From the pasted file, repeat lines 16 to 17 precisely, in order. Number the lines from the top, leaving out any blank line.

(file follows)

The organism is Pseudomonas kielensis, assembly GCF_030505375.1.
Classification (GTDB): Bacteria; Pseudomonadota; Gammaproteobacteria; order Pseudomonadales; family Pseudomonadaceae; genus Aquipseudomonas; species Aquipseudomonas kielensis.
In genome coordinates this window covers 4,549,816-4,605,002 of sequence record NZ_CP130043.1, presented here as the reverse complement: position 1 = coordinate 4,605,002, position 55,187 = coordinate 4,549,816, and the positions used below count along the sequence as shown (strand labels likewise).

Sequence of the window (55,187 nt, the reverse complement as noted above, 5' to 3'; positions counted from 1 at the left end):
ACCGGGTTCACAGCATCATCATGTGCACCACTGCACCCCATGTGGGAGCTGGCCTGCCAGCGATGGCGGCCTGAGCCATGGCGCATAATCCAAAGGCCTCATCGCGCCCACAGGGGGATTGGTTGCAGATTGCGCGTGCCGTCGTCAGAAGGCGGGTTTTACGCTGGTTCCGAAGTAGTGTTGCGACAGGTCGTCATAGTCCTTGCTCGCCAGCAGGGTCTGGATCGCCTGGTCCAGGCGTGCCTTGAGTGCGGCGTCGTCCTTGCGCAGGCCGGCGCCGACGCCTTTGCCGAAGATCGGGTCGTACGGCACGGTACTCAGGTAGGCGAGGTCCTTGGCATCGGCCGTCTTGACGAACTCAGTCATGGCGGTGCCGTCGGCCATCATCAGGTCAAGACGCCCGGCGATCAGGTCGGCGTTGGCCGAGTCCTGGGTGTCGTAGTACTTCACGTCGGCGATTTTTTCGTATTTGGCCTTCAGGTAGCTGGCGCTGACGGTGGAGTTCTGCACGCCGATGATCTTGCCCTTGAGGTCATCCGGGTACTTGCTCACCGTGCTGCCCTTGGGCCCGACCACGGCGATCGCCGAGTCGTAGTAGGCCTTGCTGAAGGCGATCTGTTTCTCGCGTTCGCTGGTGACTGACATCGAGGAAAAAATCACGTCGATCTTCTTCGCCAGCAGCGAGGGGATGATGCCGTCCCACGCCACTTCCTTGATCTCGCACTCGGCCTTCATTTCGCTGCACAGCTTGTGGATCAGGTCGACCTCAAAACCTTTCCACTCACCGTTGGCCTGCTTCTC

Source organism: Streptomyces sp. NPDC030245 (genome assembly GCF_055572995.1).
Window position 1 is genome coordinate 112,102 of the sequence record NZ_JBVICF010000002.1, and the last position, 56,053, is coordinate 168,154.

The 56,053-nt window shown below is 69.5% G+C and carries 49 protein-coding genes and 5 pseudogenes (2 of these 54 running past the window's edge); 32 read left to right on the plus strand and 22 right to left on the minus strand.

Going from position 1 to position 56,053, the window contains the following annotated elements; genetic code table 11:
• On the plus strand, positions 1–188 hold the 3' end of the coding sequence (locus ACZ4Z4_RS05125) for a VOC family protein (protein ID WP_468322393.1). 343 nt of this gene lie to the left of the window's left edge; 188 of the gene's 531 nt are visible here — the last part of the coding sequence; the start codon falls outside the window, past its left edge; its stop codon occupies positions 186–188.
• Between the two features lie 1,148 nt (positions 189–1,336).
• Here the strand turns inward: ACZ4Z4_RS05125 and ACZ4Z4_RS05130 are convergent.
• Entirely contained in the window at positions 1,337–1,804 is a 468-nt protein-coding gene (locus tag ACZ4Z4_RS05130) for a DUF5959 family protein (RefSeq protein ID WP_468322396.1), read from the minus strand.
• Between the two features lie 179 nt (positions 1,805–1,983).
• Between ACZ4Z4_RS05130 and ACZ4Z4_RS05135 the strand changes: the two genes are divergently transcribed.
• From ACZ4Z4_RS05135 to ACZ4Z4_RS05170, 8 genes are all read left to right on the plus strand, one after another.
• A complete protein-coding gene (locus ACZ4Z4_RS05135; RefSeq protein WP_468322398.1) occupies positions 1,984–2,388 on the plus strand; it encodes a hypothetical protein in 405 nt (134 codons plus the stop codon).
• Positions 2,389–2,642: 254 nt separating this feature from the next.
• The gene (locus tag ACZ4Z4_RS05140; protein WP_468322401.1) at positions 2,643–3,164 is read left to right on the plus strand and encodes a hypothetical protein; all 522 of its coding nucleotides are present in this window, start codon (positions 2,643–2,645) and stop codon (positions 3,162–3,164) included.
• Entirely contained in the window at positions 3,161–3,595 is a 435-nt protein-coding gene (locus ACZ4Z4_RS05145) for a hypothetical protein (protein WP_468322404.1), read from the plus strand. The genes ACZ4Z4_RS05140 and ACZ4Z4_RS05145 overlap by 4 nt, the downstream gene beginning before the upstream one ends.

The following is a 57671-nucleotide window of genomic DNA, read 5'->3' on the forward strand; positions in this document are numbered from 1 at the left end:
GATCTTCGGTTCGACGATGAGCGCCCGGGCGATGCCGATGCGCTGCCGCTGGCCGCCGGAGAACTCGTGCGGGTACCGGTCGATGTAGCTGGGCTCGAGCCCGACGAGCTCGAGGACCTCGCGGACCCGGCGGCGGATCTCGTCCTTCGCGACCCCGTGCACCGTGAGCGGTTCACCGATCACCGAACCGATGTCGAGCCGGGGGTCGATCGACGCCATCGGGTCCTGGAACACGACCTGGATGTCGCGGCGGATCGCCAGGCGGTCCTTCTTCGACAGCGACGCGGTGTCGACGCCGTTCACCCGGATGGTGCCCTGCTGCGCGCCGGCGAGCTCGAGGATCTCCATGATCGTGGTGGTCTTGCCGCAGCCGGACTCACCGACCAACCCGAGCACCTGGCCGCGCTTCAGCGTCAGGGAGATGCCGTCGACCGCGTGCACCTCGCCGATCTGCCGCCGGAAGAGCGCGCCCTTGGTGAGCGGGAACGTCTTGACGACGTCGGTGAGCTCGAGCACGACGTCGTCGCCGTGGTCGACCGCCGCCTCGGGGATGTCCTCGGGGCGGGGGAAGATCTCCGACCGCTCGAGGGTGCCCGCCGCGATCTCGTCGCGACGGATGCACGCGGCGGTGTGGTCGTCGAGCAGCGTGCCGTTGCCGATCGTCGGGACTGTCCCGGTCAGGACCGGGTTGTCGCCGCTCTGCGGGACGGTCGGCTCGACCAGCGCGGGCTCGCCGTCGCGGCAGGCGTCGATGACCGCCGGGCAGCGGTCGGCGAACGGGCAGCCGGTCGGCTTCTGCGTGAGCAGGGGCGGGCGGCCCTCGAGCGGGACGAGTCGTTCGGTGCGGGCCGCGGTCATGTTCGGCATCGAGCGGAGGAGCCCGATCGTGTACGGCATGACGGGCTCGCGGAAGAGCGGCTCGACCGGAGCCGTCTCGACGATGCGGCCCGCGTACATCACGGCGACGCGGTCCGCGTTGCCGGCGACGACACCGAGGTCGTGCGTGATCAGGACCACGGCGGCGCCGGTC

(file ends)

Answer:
• From ACZ4Z4_RS05135 to ACZ4Z4_RS05170, 8 genes are all read left to right on the plus strand, one after another.
• A complete protein-coding gene (locus ACZ4Z4_RS05135; RefSeq protein WP_468322398.1) occupies positions 1,984–2,388 on the plus strand; it encodes a hypothetical protein in 405 nt (134 codons plus the stop codon).